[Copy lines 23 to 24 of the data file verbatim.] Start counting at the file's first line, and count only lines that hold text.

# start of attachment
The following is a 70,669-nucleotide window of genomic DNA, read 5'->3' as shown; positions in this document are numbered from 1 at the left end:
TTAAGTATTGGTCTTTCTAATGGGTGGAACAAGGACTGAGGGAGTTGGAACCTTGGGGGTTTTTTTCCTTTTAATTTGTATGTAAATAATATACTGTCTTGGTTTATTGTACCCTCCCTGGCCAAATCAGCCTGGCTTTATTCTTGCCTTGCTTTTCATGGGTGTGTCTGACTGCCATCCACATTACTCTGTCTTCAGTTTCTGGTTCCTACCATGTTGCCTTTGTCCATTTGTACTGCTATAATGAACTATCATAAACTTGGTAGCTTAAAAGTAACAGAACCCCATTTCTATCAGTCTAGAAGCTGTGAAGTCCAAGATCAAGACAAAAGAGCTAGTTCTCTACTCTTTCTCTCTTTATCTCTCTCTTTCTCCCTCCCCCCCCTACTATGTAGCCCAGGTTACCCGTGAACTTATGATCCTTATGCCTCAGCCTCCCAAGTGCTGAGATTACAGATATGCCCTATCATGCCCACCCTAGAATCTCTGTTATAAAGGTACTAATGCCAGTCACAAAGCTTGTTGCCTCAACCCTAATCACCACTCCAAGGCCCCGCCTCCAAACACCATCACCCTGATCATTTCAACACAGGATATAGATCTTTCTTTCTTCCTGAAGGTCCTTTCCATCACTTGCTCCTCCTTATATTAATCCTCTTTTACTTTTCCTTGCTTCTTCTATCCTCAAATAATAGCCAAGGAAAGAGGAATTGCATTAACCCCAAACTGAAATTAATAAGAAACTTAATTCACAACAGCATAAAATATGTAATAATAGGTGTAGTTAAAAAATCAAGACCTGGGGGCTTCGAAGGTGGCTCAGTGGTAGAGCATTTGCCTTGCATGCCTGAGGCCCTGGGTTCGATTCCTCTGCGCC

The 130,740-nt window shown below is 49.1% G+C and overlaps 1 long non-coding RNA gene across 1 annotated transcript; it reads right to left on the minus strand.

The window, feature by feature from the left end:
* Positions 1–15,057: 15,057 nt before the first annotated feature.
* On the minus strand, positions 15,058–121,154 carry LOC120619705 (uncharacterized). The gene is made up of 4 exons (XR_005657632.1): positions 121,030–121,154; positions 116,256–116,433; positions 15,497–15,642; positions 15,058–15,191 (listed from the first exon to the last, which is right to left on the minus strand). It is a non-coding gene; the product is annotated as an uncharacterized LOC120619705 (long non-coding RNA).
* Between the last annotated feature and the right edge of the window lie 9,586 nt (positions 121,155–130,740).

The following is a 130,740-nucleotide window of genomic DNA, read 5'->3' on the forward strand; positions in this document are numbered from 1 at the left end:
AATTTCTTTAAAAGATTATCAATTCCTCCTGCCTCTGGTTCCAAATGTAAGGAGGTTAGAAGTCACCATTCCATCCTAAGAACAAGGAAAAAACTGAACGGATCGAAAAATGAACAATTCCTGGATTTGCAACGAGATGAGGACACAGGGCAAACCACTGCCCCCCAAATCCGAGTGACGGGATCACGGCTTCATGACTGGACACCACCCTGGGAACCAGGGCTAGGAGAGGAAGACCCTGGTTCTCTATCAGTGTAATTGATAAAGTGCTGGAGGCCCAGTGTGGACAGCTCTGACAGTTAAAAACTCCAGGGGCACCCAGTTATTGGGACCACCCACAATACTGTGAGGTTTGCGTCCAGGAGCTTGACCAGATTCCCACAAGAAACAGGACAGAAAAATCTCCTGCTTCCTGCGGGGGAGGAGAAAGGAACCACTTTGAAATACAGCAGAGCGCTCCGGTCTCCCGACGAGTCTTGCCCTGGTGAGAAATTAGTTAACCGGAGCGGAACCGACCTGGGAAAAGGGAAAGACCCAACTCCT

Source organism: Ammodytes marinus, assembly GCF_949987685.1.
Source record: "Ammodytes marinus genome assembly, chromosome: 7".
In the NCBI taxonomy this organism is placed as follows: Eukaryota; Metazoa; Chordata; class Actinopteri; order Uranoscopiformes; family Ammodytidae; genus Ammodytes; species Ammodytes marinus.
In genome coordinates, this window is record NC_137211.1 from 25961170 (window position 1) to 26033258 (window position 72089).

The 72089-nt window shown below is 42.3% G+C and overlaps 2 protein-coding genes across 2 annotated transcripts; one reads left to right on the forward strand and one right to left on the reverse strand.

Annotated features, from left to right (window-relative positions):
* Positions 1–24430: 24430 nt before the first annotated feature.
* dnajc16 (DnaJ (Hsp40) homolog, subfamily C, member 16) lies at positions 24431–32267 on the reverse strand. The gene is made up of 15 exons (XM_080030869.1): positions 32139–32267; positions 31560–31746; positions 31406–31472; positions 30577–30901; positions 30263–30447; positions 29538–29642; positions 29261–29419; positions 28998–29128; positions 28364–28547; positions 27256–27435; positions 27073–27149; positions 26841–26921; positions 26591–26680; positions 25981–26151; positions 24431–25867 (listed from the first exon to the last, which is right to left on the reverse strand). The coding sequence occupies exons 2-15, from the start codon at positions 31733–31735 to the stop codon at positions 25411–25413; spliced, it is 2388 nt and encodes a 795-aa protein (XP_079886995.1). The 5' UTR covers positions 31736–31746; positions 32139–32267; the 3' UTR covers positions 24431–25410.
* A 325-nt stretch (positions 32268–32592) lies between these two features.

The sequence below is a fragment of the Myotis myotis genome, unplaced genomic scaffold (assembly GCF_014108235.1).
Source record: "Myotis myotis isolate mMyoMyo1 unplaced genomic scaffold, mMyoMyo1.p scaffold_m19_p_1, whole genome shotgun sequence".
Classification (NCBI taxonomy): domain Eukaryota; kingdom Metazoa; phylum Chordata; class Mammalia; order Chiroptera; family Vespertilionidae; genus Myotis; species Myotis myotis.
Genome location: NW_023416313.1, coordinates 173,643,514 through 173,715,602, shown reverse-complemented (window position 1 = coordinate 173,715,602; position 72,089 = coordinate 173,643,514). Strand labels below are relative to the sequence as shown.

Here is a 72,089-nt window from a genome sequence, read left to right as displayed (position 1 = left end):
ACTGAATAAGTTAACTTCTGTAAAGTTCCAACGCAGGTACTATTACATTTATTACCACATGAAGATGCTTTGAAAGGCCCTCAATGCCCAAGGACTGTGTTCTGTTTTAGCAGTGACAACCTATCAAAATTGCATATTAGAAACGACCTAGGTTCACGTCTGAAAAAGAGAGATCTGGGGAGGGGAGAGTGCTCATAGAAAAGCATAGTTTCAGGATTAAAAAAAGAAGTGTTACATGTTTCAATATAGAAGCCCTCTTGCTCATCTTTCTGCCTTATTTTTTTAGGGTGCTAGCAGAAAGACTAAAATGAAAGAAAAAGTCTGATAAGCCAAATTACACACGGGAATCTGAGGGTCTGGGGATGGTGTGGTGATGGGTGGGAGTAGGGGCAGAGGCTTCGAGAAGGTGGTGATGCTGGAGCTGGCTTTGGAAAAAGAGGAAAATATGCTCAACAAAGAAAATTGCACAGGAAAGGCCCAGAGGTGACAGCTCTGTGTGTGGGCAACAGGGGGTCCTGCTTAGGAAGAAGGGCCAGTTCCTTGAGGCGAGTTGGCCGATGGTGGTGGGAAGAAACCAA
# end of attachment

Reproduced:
Here is a 72,089-nt window from a genome sequence, read left to right as displayed (position 1 = left end):
ACTGAATAAGTTAACTTCTGTAAAGTTCCAACGCAGGTACTATTACATTTATTACCACATGAAGATGCTTTGAAAGGCCCTCAATGCCCAAGGACTGTGTTCTGTTTTAGCAGTGACAACCTATCAAAATTGCATATTAGAAACGACCTAGGTTCACGTCTGAAAAAGAGAGATCTGGGGAGGGGAGAGTGCTCATAGAAAAGCATAGTTTCAGGATTAAAAAAAGAAGTGTTACATGTTTCAATATAGAAGCCCTCTTGCTCATCTTTCTGCCTTATTTTTTTAGGGTGCTAGCAGAAAGACTAAAATGAAAGAAAAAGTCTGATAAGCCAAATTACACACGGGAATCTGAGGGTCTGGGGATGGTGTGGTGATGGGTGGGAGTAGGGGCAGAGGCTTCGAGAAGGTGGTGATGCTGGAGCTGGCTTTGGAAAAAGAGGAAAATATGCTCAACAAAGAAAATTGCACAGGAAAGGCCCAGAGGTGACAGCTCTGTGTGTGGGCAACAGGGGGTCCTGCTTAGGAAGAAGGGCCAGTTCCTTGAGGCGAGTTGGCCGATGGTGGTGGGAAGAAACCAA